What is the Golden Triangle ?
Are you’re in the market for a new kitchen and have been researching different aspects of kitchen design? Have you been looking at different layouts suitable for your space available? Or generally reading magazine articles to do with kitchen design? If so then it’s more than likely that you’ve come across the term, “The Golden Triangle”. But what does it mean?
A lot is mentioned about the Golden Triangle but in simple terms, it is the principle of positioning the most-used equipment and appliances in a kitchen close to each other to allow the user to work effectively whilst cooking. Interior designers and architects have used the principle for years to create the perfect kitchen layout. For the majority of households, the three objects used most in the kitchen are the sink, the oven and the fridge.
If you draw an imaginary line between these three objects, it should make up what is known as the “working” triangle. When these objects are close to each other in a triangular layout, the theory is that the kitchen is more efficient to use by cutting out wasted steps and reducing foot traffic so that the cook isn’t interrupted or interfered with. It isn’t always possible to use this theory in some layouts, but efficiency can still be had by the correct positioning of these items.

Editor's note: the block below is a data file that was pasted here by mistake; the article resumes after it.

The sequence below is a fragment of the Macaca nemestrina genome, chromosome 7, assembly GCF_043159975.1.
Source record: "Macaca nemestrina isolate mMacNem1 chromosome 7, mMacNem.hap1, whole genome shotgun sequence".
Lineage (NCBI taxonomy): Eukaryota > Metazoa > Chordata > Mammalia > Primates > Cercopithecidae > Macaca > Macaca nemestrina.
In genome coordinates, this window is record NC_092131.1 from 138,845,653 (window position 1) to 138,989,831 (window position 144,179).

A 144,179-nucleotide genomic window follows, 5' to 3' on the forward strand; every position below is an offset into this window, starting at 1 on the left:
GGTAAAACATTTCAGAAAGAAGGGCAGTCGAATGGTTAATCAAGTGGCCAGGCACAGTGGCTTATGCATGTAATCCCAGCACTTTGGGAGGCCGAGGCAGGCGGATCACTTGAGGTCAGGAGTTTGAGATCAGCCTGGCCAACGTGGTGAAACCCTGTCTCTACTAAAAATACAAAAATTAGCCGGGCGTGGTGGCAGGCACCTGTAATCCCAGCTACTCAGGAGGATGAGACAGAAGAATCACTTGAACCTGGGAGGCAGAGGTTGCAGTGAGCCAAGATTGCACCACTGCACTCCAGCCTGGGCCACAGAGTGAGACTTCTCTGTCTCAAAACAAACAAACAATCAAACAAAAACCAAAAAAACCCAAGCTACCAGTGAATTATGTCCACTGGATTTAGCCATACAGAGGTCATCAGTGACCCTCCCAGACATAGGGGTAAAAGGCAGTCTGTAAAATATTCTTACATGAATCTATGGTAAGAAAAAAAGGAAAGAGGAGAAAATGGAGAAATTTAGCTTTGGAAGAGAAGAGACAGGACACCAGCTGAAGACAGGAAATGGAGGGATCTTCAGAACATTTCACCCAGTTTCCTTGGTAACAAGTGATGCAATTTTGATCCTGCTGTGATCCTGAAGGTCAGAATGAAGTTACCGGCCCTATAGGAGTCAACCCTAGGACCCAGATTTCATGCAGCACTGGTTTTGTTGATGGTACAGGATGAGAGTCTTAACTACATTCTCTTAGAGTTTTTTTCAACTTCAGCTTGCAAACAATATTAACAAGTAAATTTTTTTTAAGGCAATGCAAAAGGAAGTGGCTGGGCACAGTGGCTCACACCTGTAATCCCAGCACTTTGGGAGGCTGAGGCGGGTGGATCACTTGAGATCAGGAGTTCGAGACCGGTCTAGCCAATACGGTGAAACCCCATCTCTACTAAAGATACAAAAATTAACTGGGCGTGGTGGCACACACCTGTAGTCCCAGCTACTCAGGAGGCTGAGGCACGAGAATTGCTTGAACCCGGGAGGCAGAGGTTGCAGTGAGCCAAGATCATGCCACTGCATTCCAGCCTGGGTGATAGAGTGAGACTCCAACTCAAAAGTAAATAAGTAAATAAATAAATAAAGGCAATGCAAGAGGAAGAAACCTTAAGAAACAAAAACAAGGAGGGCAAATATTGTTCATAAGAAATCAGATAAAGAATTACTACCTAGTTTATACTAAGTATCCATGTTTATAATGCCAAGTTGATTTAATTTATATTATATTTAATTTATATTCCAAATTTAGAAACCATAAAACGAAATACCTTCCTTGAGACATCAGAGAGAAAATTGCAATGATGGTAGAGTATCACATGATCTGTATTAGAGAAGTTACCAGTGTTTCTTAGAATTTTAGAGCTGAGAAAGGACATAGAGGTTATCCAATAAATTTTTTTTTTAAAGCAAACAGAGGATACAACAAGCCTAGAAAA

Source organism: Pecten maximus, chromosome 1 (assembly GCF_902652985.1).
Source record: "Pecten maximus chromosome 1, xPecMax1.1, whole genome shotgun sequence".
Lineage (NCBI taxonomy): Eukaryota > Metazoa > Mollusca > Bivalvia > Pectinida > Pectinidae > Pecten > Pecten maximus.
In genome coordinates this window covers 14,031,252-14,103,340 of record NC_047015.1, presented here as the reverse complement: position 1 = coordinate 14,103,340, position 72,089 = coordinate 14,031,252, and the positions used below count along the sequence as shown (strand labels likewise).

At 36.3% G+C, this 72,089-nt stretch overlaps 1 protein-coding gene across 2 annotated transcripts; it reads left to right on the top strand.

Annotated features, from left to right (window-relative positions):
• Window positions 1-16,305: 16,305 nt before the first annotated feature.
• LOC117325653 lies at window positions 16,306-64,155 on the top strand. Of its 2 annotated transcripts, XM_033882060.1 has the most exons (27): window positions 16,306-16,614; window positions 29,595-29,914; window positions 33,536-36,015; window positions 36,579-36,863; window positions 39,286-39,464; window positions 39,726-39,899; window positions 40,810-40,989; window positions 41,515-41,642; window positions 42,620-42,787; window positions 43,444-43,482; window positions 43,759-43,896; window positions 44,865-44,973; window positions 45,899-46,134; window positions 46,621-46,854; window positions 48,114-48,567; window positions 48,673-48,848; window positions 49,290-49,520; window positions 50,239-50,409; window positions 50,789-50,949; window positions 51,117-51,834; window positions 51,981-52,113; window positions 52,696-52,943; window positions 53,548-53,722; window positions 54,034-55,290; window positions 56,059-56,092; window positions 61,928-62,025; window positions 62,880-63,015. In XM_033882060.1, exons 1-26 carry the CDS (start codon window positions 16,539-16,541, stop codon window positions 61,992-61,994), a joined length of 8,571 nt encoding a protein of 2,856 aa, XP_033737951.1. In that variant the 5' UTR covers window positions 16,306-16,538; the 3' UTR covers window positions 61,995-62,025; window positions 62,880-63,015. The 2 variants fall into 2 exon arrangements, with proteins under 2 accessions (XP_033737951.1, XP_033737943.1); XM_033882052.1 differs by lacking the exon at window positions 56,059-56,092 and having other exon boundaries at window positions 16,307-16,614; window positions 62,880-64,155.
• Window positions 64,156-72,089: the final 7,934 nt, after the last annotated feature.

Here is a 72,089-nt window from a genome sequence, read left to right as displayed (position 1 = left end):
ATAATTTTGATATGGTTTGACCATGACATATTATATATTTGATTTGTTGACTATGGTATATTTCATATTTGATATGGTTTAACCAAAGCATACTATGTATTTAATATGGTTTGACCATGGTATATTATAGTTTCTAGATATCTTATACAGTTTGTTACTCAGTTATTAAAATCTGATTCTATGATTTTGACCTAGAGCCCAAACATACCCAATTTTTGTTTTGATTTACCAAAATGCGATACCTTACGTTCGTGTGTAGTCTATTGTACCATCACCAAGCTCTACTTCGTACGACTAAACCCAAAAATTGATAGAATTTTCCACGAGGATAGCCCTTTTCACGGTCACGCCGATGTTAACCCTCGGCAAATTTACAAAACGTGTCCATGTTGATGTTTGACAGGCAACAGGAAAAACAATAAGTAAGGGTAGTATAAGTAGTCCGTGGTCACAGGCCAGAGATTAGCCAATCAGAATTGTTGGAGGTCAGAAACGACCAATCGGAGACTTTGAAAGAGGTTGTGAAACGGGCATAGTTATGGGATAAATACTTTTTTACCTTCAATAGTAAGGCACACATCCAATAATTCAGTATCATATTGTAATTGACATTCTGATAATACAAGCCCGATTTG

History of the Golden Triangle
The principle of the Golden Triangle dates back to the 1940s and started with the University of Illinois’ School of Architecture in order to improve the efficiency of a kitchen used by one person. The following guidelines set out the general idea:
- Each side of the triangle should be between 1.2 – 2.7 metres long
- When the three sides of the triangle are added together, they should equal between 4 – 8 metres
- There shouldn’t be any major traffic through the middle of the triangle
- Storage cupboards should not block any side of the triangle by more than 30cm.
Once the Golden Triangle is in place, the other parts of the design should be included; for example positioning the dishwasher next to the sink and placing bins near to where food is prepared. Storage space is important in a kitchen but so is the location where certain things are stored. Pots and pans should be close to the oven, utensils should be close to the preparation area, herbs and spices should be close to the hob and crockery should be close to the dining area.
The Golden Triangle and your lifestyle…
There are argument for and against using the Golden Triangle, but the most important point is that your lifestyle should determine the functionality of your kitchen, not the other way around. In many households today, two or more people share cooking responsibilities and the kitchen has become so much more than just a room where food is prepared. Although the Golden Triangle can be a useful tool, it shouldn’t stop you “thinking outside the box” when designing a kitchen to fit your way of life.
L Shape Kitchen
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